Click the photo for more information on all of these adoptable Upper Valley pets, including wonderful bunnies Kelso and Hyde!
Speaking of bunnies! If I may, here’s a poster from Rabbitron.com about buying rabbits as Easter gifts and why it should be discouraged.
What’s up with the bunny post?
I happen to have two funny buns that I adopted from UVHS. Peanut, who was 8 years old at the time I adopted him, was adopted exactly two years ago on Sunday, meaning that he will be 10 years old! So the experts aren’t kidding around when they say that rabbits can easily live for a decade or more.
And, just to leave you with some gratuitous bunny pics, here’s the other bun I adopted from UVHS, Flip-Flop. She was adopted in 2014 and is now about 5 or 6 years old.
And, last but not least, Flip-Flop with her best bud Bartleby, from the Animal Rescue League of Dedham, Mass. He is an estimated 6-7 years old.
All that said: If you decide you ARE ready for a bunny — not as a spur-of-the-moment toy, but as a long-term pet — we hope you consider giving Kelso and Hyde a shot. ❤
Hanover High School students walked out of class at the end of the day today to protest gun violence, marching to the post office to send handwritten post cards to legislators. Read more in Saturday’s Valley News.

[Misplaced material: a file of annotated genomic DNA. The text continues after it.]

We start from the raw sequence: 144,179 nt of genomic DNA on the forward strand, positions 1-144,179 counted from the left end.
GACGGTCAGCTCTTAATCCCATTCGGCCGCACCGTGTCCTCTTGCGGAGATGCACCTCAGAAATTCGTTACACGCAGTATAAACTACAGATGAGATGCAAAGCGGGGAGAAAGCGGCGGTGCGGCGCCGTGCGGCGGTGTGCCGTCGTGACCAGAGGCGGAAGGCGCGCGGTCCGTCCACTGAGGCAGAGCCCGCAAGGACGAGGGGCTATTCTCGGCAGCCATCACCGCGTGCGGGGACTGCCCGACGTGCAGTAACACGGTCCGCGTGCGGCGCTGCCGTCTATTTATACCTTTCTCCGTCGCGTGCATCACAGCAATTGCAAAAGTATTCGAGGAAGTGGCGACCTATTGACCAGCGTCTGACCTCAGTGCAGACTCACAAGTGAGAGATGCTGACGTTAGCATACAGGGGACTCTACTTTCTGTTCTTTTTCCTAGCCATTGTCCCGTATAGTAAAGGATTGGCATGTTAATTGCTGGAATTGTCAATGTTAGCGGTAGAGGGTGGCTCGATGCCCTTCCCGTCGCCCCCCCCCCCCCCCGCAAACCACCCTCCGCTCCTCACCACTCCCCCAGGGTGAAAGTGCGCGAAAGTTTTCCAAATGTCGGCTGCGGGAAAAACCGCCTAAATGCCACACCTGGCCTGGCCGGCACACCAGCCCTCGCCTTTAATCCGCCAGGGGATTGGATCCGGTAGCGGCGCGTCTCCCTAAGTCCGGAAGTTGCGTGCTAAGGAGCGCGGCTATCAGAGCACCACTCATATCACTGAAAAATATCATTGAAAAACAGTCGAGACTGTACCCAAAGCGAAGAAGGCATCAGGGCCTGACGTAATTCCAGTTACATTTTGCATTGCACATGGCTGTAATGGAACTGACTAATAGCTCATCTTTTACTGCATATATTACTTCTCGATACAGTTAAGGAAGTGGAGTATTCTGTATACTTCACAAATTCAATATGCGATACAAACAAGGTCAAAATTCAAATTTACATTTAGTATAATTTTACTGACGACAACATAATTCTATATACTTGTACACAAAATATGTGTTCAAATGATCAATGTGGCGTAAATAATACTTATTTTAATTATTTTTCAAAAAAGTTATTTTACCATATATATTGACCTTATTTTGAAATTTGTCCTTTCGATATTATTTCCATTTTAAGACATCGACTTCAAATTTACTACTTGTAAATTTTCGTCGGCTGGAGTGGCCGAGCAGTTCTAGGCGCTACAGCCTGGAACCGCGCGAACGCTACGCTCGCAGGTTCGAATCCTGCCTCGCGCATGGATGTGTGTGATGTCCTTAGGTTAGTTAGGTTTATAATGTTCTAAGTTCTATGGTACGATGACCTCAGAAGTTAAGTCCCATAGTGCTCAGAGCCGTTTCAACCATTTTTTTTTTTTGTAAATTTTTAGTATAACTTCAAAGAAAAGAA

The Windsor vs. Thetford championship of 2017 was quite the last-minute nail-biter, with Thetford coming out on top, 53-52, after trailing by 15 points with fewer than six minutes to play.
Full disclosure: My husband grew up in Thetford and had been working at Thetford Academy for a few years at the time, so the come-from-behind victory was pretty thrilling to witness (see video). But overall, I’m always just looking for an exciting game between two good teams, and this one promises to deliver.
It’s all going down at 7:30 p.m. on Saturday at Barre Auditorium.
Annual N.H. mid-winter bald eagle count (yes that’s a thing) documents nine of the birds along the Connecticut River
That’s according to this news release from N.H. Fish and Game.
- Wildlife watchers counted a total of 97 bald eagles in the Granite State.
- Those along the Connecticut River included seven adults and two juveniles.
- The 38th annual count was coordinated by N.H. Audubon in collaboration with the N.H. Fish and Game Department’s Nongame and Endangered Wildlife Program, and it took place during a two-week period in January.
And here’s how the total tally compares to years past:
So, what about that drop from 110 in 2015 to 97 in 2018 mean? From the release:
As for longer-term trends, aside from this year’s drop, the number of eagles counted during the mid-winter survey in New Hampshire has been nearly doubling every 10 years.
“In 2017, the bald eagle was removed from the State Threatened and Endangered Species List due to their remarkable recovery,” said Sandra Houghton, a biologist with NH Fish and Game’s Nongame and Endangered Wildlife Program. “Monitoring wildlife populations through efforts like this helps us evaluate the success of recovery efforts.”
I’ve been lucky enough to attend two release of rehabilitated bald eagles along the Connecticut River (both of the release sites were in Vermont), and took videos at both.